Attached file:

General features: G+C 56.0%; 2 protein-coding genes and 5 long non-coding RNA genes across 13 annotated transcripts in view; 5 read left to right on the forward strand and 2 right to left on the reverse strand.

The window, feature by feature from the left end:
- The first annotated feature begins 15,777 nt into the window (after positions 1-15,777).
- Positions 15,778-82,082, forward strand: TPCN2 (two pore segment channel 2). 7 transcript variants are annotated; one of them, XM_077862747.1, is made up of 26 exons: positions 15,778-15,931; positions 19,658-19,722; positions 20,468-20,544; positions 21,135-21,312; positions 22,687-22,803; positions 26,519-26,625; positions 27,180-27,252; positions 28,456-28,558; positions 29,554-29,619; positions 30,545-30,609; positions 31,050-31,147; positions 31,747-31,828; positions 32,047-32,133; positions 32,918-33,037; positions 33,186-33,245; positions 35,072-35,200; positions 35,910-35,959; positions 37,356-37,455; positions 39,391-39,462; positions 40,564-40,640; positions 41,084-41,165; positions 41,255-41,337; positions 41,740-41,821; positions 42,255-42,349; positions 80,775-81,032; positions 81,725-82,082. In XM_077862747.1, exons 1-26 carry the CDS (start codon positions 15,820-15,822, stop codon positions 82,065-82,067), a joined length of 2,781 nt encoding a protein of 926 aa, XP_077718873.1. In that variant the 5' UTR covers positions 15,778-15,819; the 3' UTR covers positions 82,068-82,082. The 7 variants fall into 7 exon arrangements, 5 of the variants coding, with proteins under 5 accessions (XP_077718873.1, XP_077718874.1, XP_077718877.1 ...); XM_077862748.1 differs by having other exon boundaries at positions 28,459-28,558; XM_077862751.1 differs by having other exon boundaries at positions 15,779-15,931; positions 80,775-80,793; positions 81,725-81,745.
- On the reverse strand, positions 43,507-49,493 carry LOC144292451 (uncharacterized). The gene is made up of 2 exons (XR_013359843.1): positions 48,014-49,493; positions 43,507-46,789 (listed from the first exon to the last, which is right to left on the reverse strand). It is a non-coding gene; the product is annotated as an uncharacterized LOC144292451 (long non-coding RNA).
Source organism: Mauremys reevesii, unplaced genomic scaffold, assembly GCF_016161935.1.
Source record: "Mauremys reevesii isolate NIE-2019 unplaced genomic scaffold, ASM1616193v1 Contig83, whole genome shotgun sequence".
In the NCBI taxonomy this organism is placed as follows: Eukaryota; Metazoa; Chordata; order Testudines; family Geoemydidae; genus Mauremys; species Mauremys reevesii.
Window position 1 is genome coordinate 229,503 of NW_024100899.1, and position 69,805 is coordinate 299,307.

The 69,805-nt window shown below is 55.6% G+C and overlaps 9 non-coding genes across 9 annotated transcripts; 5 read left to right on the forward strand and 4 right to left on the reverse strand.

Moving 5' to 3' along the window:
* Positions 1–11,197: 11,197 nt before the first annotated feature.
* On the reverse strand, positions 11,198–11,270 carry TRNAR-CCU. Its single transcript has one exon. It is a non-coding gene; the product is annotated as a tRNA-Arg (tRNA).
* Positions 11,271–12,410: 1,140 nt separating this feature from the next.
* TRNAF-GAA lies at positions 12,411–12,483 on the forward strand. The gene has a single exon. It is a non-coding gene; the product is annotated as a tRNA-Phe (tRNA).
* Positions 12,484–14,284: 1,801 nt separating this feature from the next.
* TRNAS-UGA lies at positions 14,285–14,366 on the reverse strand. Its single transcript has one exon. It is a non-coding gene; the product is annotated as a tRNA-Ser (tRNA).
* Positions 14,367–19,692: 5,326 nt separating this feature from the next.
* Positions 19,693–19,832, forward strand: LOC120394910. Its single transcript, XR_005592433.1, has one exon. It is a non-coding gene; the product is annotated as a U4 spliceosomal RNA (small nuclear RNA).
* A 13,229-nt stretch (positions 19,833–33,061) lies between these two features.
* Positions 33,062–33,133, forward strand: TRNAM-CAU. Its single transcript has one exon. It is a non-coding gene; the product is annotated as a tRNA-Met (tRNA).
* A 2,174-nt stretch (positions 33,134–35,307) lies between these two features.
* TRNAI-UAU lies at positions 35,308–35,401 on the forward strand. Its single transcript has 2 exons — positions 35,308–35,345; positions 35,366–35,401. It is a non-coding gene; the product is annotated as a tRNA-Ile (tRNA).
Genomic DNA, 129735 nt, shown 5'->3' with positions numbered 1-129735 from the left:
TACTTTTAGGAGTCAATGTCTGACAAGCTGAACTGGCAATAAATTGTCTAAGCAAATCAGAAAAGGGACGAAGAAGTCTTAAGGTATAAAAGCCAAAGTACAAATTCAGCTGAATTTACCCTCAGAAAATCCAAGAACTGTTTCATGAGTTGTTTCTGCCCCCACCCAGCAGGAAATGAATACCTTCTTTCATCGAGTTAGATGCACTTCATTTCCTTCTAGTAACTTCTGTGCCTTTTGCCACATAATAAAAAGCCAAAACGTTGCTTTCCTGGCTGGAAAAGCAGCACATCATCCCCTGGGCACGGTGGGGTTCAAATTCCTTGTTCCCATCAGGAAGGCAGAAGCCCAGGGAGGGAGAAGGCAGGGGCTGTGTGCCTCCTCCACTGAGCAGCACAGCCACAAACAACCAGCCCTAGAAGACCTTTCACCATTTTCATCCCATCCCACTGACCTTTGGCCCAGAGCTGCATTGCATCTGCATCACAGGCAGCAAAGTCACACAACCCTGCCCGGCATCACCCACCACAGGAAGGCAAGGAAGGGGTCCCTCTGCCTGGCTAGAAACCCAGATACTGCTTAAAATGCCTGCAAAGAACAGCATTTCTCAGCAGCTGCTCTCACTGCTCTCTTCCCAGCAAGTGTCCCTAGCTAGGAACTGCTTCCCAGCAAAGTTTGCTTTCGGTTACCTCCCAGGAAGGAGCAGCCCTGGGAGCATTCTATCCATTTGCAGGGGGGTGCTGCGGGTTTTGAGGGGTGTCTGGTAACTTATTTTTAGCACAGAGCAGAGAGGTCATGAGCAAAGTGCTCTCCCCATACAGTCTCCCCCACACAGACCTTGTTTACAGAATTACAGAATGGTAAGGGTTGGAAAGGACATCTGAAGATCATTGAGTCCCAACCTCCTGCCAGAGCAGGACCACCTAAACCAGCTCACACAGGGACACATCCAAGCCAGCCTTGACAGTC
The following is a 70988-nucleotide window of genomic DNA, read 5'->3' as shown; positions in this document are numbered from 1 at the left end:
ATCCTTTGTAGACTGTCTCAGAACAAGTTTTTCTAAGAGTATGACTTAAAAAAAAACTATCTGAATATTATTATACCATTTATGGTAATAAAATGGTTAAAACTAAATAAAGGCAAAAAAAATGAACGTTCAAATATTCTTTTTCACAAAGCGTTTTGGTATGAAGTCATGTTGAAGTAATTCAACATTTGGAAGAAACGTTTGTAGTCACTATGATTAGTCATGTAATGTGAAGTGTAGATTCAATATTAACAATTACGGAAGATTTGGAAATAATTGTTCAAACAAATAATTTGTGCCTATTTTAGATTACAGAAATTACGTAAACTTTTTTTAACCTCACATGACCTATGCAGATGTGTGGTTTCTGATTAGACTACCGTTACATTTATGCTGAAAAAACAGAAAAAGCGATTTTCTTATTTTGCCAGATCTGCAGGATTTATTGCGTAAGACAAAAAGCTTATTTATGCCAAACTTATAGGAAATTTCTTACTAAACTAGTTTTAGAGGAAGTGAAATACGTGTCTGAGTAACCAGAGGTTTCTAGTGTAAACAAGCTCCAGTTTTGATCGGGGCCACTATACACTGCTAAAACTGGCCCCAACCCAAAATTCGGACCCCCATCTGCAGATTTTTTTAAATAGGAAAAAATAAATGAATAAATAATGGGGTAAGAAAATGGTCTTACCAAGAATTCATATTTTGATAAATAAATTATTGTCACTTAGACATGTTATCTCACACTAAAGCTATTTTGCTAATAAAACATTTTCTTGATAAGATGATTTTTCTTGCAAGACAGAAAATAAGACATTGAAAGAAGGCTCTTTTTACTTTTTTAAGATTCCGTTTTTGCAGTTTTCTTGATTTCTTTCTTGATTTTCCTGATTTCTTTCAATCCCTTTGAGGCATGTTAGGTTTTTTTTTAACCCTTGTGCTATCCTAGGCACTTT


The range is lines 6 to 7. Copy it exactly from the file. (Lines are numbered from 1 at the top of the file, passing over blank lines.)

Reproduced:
Source organism: Mauremys reevesii, unplaced genomic scaffold, assembly GCF_016161935.1.
Source record: "Mauremys reevesii isolate NIE-2019 unplaced genomic scaffold, ASM1616193v1 Contig83, whole genome shotgun sequence".